Chapter Three focuses on the life and death of George Jackson, a black prison rebel in California who remains a hero to generations of prisoners to this day. Jackson was initially convicted of driving the getaway car for a gas station robbery and sentenced to a term of one year to life, his freedom subject to the whims of a racist parole board. He quickly became radicalized in prison, participated in the Black Panther Party, resisted prison guards and administrators with disciplined ferocity, and gained increasing notoriety across the prison system and beyond. During his years in prison, he authored Soledad Brother, a collection of his letters from prison that became a best-seller and remains in print to this day, as well as Blood In My Eye, which focuses more on revolutionary and military strategy was published just after his death. Berger frames the context of national politics, shifts in the penal system, and burgeoning social movements that led to Jackson’s emergence as a prominent literary and political figure and a left-wing cause celebre. As 1971 unfolded, Jackson continued to write and give interviews, responded to the legal case against him and two other inmates, and attracted international attention. The chapter culminates in a detailed account of his death in the so-called “half hour revolution” in San Quentin, during which he escaped from the solitary confinement unit only to be shot down by guards in the yard.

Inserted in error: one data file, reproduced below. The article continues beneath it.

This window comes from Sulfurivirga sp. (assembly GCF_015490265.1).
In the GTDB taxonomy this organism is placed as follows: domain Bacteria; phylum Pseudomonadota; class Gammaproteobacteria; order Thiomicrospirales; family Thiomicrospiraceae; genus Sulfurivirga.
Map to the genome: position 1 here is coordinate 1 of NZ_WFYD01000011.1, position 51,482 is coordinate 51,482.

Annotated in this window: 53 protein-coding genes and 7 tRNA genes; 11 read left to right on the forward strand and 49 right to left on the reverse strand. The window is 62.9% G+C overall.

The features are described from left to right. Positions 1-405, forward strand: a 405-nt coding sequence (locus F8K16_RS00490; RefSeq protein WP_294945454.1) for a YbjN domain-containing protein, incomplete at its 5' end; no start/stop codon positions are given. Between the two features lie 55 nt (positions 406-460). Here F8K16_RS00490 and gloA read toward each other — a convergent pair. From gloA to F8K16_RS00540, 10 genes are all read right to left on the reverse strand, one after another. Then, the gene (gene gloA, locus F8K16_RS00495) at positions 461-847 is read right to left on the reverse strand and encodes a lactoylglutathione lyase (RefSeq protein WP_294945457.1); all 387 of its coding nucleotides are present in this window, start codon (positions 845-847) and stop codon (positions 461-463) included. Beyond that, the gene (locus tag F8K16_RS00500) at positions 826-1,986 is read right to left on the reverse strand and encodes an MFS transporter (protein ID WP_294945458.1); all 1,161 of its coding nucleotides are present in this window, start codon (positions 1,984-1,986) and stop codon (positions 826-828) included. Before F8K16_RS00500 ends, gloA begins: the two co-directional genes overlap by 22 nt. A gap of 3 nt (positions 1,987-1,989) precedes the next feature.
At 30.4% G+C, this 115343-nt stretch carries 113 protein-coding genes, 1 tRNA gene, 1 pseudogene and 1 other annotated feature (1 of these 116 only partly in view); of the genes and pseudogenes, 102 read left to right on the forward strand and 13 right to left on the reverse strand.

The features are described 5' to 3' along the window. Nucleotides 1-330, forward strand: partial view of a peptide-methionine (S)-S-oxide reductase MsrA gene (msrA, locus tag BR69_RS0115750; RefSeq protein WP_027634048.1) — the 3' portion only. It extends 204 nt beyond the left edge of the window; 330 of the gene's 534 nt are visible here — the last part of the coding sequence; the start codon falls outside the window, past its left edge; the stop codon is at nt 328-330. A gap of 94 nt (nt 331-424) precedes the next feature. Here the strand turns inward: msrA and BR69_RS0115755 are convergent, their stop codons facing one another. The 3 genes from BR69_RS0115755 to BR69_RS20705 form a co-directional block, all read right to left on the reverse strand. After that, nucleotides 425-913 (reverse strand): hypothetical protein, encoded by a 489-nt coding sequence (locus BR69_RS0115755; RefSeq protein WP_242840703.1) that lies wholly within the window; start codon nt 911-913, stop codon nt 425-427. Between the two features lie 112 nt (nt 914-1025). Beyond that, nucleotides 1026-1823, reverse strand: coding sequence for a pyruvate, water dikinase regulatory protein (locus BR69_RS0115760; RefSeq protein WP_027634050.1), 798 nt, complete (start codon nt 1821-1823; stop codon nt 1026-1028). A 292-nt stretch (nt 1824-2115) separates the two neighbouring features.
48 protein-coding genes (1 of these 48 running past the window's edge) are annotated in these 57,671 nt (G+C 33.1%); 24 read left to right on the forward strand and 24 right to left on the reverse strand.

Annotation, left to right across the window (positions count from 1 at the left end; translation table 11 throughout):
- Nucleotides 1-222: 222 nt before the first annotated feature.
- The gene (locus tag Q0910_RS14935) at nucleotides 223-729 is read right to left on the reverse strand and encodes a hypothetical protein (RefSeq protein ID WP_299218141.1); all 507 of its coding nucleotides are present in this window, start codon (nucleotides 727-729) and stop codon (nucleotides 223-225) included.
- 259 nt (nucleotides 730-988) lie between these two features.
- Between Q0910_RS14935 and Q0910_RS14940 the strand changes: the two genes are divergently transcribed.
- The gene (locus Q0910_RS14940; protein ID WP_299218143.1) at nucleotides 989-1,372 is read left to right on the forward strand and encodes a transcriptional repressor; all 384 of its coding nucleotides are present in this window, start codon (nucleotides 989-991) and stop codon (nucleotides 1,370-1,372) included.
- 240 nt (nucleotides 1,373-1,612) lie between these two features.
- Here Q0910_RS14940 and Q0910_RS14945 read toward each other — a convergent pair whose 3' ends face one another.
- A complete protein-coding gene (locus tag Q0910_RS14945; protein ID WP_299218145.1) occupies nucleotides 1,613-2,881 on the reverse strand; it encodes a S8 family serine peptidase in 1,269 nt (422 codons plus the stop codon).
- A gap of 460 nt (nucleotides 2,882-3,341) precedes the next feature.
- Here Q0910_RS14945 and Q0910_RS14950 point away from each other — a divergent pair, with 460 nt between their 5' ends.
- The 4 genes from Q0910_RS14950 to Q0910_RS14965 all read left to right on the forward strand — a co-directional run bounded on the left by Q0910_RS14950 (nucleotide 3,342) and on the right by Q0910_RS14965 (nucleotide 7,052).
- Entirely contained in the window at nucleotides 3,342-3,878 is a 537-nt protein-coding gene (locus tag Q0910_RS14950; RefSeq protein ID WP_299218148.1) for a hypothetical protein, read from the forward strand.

Chapter Four, “The Pedagogy of the Prison,” traces the immediate aftermath of Jackson’s death, from his funeral and the investigation into his death to his broader cultural and political impact. Chapter Five, “Slavery and Race-Making on Trial,” follows the legal cases of Angela Davis, the San Quentin 6, and Ruchell Magee, who survived the 1970 Marin County Courthouse rebellion (and who is still locked up in California today, 45 years later). Berger comments on how the courtroom spectacles and popular discussions of the cases emphasized the continuity of many features of racialized slavery into the 20th century through prisons and the legal system. The final chapter charts the emergence of New Afrikan prison nationalism, underground guerrilla groups, radical prisoner publications, the political prisoner commemoration holiday Black August, and the decline of the previous generation of black prison radicals.